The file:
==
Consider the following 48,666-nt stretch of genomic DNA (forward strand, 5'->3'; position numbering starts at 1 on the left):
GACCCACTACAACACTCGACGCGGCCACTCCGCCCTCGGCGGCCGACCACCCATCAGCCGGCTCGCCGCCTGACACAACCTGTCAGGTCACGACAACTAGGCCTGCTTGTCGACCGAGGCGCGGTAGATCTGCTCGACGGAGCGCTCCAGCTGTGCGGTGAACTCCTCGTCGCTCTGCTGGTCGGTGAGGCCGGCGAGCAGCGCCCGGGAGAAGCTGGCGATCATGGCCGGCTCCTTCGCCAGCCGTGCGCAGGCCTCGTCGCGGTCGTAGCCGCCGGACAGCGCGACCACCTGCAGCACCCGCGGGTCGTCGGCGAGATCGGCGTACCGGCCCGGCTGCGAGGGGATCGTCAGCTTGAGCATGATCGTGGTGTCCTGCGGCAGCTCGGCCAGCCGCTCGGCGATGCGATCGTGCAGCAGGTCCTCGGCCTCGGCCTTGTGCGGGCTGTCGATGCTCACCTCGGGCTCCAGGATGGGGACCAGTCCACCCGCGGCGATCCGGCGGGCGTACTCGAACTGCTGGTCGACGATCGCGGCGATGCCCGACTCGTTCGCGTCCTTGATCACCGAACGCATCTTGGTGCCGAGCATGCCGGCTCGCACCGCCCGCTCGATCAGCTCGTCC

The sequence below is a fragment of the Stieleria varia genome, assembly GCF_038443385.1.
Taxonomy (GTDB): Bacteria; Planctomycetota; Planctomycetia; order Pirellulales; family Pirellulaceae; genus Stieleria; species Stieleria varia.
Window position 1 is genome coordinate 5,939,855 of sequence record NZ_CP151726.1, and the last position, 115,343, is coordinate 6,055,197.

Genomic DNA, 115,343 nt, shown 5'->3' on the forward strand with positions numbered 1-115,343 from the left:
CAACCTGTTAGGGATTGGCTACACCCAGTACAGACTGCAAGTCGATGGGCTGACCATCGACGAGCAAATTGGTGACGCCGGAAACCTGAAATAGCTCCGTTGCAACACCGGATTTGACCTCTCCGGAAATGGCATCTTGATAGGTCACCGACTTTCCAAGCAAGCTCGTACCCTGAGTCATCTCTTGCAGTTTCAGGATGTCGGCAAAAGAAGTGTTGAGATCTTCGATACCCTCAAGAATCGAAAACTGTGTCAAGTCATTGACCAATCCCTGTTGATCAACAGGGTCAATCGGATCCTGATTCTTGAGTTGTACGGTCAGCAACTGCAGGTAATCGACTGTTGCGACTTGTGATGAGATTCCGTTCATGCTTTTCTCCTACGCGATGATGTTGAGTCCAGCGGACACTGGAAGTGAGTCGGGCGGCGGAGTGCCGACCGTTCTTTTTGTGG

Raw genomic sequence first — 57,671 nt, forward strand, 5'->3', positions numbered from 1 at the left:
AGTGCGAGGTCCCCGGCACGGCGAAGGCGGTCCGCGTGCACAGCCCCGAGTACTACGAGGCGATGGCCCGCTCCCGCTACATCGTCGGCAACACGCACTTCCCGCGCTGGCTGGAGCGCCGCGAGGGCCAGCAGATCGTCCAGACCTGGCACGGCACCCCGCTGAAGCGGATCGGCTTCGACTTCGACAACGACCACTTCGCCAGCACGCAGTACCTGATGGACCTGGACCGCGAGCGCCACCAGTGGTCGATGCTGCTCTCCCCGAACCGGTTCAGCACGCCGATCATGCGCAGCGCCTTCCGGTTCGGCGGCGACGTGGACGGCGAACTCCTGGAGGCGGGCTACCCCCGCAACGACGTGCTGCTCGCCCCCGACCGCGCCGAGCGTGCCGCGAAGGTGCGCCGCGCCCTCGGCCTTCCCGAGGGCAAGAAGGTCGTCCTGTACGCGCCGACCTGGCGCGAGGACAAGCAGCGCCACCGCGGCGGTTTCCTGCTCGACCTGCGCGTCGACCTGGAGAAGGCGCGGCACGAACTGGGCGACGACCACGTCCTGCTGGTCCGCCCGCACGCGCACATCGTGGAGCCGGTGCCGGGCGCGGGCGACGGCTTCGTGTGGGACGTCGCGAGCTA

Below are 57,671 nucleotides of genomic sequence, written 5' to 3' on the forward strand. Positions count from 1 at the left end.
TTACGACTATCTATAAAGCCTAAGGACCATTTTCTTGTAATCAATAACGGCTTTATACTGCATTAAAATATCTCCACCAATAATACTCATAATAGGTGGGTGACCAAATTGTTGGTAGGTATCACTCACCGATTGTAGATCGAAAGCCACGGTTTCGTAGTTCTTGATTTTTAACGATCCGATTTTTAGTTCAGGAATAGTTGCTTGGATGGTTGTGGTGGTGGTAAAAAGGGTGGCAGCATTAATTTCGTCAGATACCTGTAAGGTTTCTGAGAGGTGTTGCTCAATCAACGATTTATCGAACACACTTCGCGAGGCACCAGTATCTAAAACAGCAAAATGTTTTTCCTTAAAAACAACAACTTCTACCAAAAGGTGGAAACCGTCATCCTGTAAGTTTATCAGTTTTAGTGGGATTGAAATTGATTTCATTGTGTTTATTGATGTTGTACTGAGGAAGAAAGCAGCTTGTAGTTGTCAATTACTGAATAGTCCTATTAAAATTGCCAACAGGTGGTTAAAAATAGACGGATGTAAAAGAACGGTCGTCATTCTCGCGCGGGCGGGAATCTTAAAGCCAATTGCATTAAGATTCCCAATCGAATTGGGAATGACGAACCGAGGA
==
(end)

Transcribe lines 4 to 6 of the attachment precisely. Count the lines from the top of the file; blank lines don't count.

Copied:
Taxonomy (GTDB): Bacteria; Planctomycetota; Planctomycetia; order Pirellulales; family Pirellulaceae; genus Stieleria; species Stieleria varia.
Window position 1 is genome coordinate 5,939,855 of sequence record NZ_CP151726.1, and the last position, 115,343, is coordinate 6,055,197.

Genomic DNA, 115,343 nt, shown 5'->3' on the forward strand with positions numbered 1-115,343 from the left: